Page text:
Terence MacSwiney forged a strong Cork link to Catalonia

Terence MacSwiney forged a strong Cork link to Catalonia
Lord Mayor of Cork Terence MacSwiney

CORK and Catalonia have links going all the back to Terence MacSwiney, who’s self-sacrifice for Ireland helped to inspire the Catalonian independence movement.

Over the weekend, Catalans faced violent resistance from the Spanish authorities as they pressed ahead with an illegal referendum on separating as a separate Republic. With a turnout of more than two million people — 40% of eligible voters —90% backed the region leaving Spain, according to the Catalan government.

The response in Ireland to the referendum and the violence to repress it in has been mixed. It has been condemned by the likes of Solidarity TD Mick Barry, and Sinn Féin held a demonstration of solidarity outside City Hall last night. Foreign Affairs Minister Simon Coveney has not commented, but his department issued a statement expressing concern at the violence and saying that Ireland has historical links with Spain, but said that the rule of law should prevail and welcomed Prime Minister Marionao Rajoy’s indication that he would seek to quell tensions.

A section of the large gathering taking part in the demonstration outside Cork City Hall in solidarity with voters in Catalonia. Picture: David Keane.
A section of the large gathering taking part in the demonstration outside Cork City Hall in solidarity with voters in Catalonia. Picture: David Keane.

The movement for Catalan independence has similarities to Ireland’s struggle. Both emerged as major political forces following cultural nationalist movements of the 19th and early-20th centuries, and to this day, people on both sides have shown solidarity with each other. But the most notable link was with the Lord Mayor of Cork Terence MacSwiney in 1920.

On August 16, Mr MacSwiney was sentenced by court-martial to two years in Brixton Prison for charges of possessing seditious articles and documents and a cipher. He began his hunger strike immediately. While the eyes and ears of the world had been turned to Ireland in the years before as it fought for independence, this act put Ireland right in the spotlight as the UK was faced with allowing an elected Lord Mayor to die or caving to his demands in some way.

MacSwiney’s death and the popularisation of his writings would inspire revolutionaries around the world in the decades that followed, but the Catalonians began showing solidarity immediately. In a letter to Prime Minister David Lloyd George the Autonomous Center of Employees of Commerce and Industry (CADCI) urged the UK to release Mr MacSwiney.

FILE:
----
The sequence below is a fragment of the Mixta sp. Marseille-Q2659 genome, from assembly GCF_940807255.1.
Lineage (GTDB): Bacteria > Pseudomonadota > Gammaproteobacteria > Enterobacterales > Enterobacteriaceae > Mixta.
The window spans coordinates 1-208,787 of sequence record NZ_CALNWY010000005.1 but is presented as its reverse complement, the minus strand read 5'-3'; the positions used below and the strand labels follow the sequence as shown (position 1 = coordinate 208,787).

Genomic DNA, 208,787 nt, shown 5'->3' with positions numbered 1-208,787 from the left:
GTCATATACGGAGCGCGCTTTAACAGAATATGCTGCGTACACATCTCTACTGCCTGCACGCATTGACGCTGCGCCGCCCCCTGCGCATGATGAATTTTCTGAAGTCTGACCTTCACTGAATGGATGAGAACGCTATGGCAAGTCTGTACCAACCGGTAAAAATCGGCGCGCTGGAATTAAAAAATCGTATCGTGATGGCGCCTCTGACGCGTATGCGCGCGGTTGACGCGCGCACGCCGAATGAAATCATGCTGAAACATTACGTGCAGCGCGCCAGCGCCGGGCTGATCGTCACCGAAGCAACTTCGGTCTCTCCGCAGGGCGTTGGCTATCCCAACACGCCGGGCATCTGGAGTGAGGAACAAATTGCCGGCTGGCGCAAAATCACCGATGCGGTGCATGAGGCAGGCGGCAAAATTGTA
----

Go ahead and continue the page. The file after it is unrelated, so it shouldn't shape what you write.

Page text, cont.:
“Our organisation, consisting of 8,000 members engaged in the humble profession of commercial employees, wishes to make its voice heard by you, in order to express the concern of all Catalonia for the heroic, sublime and now tragic gesture of the Lord Mayor of Cork. If there is still time, we, who are also inspired by an ideal, most earnestly request you to grant the freedom of the Lord Mayor of Cork. This remarkable man, who from his prison displayed his unbending will to sacrifice his life on behalf of his ideal of nationhood, a man who possesses such firm spiritual courage and who has attained such admirable sublimity,” it read.

When Mr MacSwiney died two months later, the Catalans rioted in Barcelona. According to writer Dave Hannigan, the region went into mourning: “Women were invited to wear crepe and black ribbons, flags were hung at half-mast, and around midday on 27 October, some 500 protesters arrived at the British Consulate-General in the city. They were waving a Sinn Féin flag and chanting: ‘Viva irlanda, muera Inglaterra [Long live Ireland, die England],” he wrote in his book Terence MacSwiney The Hunger Strike that Rocked an Empire

When they were told that the Consulate-General was out, they stoned the building.

People with the estelada, or independence flags, shout slogans on top of parked tractors during a protest by farmers in Barcelona. AP Photo: Francisco Seco
People with the estelada, or independence flags, shout slogans on top of parked tractors during a protest by farmers in Barcelona. AP Photo: Francisco Seco

A few days later, on November 1, the day after MacSwiney’s funeral in Cork, he was commemorated with a mass demonstration in Barcelona. The poet Ventura Gassol reworked the old Catalan folk song La Presó de Llieda [Lleida Prison] and read it before the crowd, who frequently interrupted him to applause.

Translating of the poem, Manus O’Riordan of the International Brigade Memorial Trust, which commemorates those who travelled from Ireland to Spain to fight Franco, said that it spoke of “of how MacSwiney, his pale face frozen in the perspiration of death, has forced an opening through the walls of the great prison in which the heart of Ireland is overshadowed, and of how the spirit of MacSwiney has also inspired the people of Catalunya to open out from their own imprisonment.”

Soon after, Mr MacSwiney’s daughter, Máire, received a doll dressed in Catalan dress as a gift from the Catalan people. She would hold it dear for decades, before entrusting it to the Cork Public Museum.

To this day, the links between Catalonia and Cork have been maintained. Two years ago, speaking to a delegation of Catalonians at a conference in City Hall, Cathal MacSwiney Brugha, the late Lord Mayor’s grandson and UCD professor of business, read from his grandfather’s Principles of Freedom.

Commenting on the current state of Catalonian affairs, he suggested that his grandfather would have favoured a “‘win-win’ strategy that could be seen as good for Spain and good for Catalonia, based on people in Barcelona having more power over their own affairs, instead of having decisions made by bureaucrats from Seville or Oviedo, sitting in offices in Madrid.”

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